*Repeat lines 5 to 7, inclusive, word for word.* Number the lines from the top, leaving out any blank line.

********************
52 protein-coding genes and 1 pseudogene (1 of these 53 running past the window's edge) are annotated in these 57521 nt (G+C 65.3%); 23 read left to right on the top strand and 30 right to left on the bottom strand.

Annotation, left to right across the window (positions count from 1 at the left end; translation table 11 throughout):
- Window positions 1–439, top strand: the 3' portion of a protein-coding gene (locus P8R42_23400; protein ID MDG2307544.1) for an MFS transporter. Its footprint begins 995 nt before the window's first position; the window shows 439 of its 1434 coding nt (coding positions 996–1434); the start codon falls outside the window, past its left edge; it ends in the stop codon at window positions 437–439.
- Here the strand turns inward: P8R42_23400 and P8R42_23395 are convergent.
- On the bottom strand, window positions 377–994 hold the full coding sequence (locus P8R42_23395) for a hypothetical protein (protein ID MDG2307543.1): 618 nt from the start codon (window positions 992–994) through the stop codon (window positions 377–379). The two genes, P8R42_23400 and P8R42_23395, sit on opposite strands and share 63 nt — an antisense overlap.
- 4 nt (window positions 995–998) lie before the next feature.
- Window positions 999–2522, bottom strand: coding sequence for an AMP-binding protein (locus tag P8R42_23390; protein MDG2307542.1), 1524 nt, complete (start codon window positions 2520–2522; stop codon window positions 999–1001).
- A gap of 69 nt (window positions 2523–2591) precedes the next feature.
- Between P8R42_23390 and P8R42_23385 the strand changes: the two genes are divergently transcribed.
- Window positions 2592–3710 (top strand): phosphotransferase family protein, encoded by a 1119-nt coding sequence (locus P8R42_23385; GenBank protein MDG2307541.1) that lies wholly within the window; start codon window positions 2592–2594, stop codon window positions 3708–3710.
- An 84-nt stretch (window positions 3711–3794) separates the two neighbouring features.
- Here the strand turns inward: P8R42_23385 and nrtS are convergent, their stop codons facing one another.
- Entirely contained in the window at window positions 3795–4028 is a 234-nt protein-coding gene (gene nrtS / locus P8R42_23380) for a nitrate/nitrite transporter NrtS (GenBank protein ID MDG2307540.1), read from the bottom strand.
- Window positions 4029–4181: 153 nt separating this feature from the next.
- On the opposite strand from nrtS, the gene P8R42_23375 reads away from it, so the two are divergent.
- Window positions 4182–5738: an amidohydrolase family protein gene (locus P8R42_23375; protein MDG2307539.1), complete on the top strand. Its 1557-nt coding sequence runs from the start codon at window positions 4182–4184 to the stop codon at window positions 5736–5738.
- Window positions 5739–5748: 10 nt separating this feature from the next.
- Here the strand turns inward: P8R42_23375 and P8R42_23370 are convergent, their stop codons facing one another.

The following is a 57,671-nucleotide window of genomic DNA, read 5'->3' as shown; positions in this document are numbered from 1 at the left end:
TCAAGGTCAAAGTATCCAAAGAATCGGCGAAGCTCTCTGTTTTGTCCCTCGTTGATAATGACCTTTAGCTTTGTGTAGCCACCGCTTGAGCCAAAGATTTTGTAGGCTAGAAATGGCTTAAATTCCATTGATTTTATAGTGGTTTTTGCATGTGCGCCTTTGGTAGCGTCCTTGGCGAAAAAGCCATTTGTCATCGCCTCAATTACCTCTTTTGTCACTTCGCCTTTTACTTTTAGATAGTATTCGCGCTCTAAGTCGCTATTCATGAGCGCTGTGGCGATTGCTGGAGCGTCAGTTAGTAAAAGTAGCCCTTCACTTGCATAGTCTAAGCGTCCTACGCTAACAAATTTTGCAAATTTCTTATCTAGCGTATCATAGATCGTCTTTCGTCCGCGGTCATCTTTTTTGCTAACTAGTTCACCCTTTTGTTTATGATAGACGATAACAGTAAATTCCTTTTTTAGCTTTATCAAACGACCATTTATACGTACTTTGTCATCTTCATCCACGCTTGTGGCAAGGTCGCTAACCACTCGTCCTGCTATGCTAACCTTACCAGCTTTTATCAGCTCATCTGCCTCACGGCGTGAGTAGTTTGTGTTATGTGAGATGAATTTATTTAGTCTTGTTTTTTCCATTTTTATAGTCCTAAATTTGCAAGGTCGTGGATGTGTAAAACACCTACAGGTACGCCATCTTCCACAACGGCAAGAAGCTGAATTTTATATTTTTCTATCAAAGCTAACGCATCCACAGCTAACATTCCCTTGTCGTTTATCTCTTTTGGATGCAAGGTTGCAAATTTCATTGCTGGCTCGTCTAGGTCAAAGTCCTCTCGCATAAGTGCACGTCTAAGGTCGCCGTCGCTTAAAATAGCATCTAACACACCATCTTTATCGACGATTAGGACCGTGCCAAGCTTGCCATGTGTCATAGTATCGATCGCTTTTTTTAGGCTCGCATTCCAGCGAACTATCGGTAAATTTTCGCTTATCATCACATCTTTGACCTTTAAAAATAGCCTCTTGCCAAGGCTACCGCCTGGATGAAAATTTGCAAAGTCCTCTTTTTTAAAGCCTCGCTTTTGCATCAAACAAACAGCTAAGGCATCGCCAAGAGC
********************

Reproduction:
- On the bottom strand, window positions 377–994 hold the full coding sequence (locus P8R42_23395) for a hypothetical protein (protein ID MDG2307543.1): 618 nt from the start codon (window positions 992–994) through the stop codon (window positions 377–379). The two genes, P8R42_23400 and P8R42_23395, sit on opposite strands and share 63 nt — an antisense overlap.
- 4 nt (window positions 995–998) lie before the next feature.
- Window positions 999–2522, bottom strand: coding sequence for an AMP-binding protein (locus tag P8R42_23390; protein MDG2307542.1), 1524 nt, complete (start codon window positions 2520–2522; stop codon window positions 999–1001).